Are You in an Emotional Affair?

16 04 2018

Individuals are “hooking up” at the workplace, on social media and along the sidelines of their kids sporting events. We tend to have an insatiable desire for understanding and a listening ear and when we receive that from someone other than our spouse, we are walking on shaky ground.

Dr. Gail Saltz psychiatrist with New York Presbyterian Hospital said this concerning affairs, “Many people convince themselves so long as there is not sex it is not an affair, but it is. It has to do with secrecy, deception and betrayal and the emotional energy you are putting into the other person vs. your partner. The most difficult thing to recover from is not sex, but the breaking of trust. Those involved in an emotional affair are often in denial. They do not think they’re having an affair at all. The denial keeps them guilt free and they tell themselves, ‘It’s just a friendship.’”

So, how do you know you’re in an emotional affair? Dr Saltz shares ten warning signs:

  1. When your meetings are kept secret from your spouse.
  2. When you say and do things with someone you would never do in front of your spouse or you would feel guilty if your spouse happened to show up.
  3. When you make it a point to arrange private talk time with this person.
  4. When you share things with them that you do not share with your partner.
  5. When you avoid telling your partner how much time you may be spending with this person.
  6. When you are stating things about your marriage that you should not be telling another, opening a window to your heart and unmet emotional needs.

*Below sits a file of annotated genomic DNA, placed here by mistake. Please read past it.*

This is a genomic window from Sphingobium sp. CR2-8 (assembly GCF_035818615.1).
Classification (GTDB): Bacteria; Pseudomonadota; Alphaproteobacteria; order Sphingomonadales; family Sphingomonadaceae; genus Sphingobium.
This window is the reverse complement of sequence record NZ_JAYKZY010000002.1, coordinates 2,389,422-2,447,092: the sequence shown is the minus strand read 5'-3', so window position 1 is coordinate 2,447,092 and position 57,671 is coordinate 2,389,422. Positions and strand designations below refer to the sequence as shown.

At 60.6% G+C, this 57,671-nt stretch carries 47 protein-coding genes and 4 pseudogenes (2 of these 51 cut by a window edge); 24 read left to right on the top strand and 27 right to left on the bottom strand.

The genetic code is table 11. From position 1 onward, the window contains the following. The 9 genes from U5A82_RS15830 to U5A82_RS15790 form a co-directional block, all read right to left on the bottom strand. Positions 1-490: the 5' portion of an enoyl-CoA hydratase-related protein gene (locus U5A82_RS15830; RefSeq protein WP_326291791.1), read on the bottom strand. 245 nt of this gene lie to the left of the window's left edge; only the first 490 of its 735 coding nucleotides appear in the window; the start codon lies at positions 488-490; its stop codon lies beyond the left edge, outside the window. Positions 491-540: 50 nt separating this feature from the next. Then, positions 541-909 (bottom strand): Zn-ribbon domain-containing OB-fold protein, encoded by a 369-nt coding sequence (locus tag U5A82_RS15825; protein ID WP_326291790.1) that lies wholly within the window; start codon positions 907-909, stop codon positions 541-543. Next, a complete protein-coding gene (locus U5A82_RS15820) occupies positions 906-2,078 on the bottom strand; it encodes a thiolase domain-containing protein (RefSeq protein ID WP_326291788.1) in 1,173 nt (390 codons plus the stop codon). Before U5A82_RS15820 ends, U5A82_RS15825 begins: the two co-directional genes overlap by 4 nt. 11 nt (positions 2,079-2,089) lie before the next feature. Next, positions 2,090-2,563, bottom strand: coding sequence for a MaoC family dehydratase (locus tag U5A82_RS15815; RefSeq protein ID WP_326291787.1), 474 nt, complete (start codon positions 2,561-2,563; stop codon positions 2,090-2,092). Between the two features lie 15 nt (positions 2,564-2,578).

7. When you begin discussing your marital dissatisfaction.
  8. When you tell this person more about your day than you do your partner.
  9. When you “ready your appearance” in anticipation of seeing this person.
  10. When there is sexual attraction spoken or unspoken between you.

What to do:

  1. Pray, confess to God, ask for forgiveness and repent.
  2. Treat an emotional affair like any other affair – cut it off fully and completely (stop calling, stop email, stop texting, etc.). If you do not end it, you will not rebuild trust with your mate.
  3. Stop flirting; stop daydreaming about it.
  4. Realize that you cannot even remain “friends” with this person.
  5. Turn your heart away from it and toward your marriage relationship.
  6. Put your emotional energy into healing yourself and your marriage relationship.
  7. You must take responsibility. You got yourself into this mess, you need to own it.
  8. Become trustworthy in order to work at rebuilding trust. Be accountable with your whereabouts, come home immediately. Do not allow questioning or wondering on your mates part with thoughts of “where is she?” or “how long could it possibly take for him to go to the hardware store?”
  9. Be open with your internet use and cell phone use, hide nothing.
  10. Look long and hard at why you did it, how you found yourself in this position.

You cannot redo anything, you simply must move forward. You must walk in honest confession and humility. Humility keeps you from becoming defensive and blaming another.

You must forgive one another and yourself. There is no greater answer than the forgiveness of God through the love of His Son. You must remain accountable. Accountability is a huge ingredient because marriage infractions always take place in an environment of deception.

Get outside counsel and direction as soon as possible. Do not try to do it all yourself. Re-attach yourself to your mate. Most likely you have moved away from one another in some areas of your relationship. Pray with and pray for your life mate. Finally, you must learn to rest in the redemption of your Savior.

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